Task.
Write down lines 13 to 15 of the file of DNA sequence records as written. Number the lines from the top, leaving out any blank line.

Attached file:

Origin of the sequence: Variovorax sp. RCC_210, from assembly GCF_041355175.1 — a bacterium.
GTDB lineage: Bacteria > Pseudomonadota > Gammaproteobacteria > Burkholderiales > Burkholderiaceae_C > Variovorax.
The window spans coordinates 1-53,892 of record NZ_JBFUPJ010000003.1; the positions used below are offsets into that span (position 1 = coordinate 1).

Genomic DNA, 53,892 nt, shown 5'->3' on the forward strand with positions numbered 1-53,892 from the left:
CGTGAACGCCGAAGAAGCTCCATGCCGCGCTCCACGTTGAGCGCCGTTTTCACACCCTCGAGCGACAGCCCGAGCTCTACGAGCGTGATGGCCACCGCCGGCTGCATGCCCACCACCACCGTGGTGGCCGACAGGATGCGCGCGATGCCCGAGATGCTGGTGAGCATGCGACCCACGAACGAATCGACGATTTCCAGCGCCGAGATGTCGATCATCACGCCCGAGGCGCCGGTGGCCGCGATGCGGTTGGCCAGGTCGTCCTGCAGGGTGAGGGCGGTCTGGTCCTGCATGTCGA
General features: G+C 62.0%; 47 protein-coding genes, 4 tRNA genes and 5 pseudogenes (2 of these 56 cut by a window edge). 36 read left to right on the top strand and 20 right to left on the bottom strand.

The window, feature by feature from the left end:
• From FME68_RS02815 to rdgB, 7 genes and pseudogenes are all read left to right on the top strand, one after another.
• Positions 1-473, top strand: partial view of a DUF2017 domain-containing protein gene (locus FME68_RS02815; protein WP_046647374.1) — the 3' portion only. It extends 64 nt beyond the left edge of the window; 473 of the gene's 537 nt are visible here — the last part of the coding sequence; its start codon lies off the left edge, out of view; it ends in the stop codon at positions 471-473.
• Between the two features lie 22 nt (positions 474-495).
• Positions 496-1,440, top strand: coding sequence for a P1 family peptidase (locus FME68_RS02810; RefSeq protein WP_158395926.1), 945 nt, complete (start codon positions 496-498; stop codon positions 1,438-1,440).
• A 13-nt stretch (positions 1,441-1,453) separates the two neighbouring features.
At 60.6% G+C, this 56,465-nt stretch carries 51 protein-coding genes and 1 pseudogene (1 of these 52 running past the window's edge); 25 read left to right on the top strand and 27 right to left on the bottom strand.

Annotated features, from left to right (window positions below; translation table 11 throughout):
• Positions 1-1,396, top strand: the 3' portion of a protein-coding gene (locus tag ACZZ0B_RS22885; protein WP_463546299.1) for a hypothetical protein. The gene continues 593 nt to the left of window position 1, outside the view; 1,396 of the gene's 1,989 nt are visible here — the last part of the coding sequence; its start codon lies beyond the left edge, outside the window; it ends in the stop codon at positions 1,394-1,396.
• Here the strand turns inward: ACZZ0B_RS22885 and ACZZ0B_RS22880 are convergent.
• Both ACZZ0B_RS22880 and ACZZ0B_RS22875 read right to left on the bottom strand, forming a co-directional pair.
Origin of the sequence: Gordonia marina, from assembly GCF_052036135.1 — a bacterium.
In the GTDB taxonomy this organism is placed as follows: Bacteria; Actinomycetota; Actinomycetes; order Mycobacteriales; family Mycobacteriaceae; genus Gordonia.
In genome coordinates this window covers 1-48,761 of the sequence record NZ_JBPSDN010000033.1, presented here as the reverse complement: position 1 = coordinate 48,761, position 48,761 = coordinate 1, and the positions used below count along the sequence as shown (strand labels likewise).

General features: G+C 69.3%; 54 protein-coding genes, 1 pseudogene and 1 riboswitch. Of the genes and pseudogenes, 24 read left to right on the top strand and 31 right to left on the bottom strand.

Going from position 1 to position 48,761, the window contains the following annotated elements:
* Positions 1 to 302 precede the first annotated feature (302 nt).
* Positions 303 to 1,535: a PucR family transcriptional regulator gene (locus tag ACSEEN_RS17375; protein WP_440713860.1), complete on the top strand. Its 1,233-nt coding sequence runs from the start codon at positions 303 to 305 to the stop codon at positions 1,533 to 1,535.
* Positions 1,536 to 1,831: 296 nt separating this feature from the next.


At 60.6% G+C, this 56,465-nt stretch carries 51 protein-coding genes and 1 pseudogene (1 of these 52 running past the window's edge); 25 read left to right on the top strand and 27 right to left on the bottom strand.

Annotated features, from left to right (window positions below; translation table 11 throughout):
• Positions 1-1,396, top strand: the 3' portion of a protein-coding gene (locus tag ACZZ0B_RS22885; protein WP_463546299.1) for a hypothetical protein. The gene continues 593 nt to the left of window position 1, outside the view; 1,396 of the gene's 1,989 nt are visible here — the last part of the coding sequence; its start codon lies beyond the left edge, outside the window; it ends in the stop codon at positions 1,394-1,396.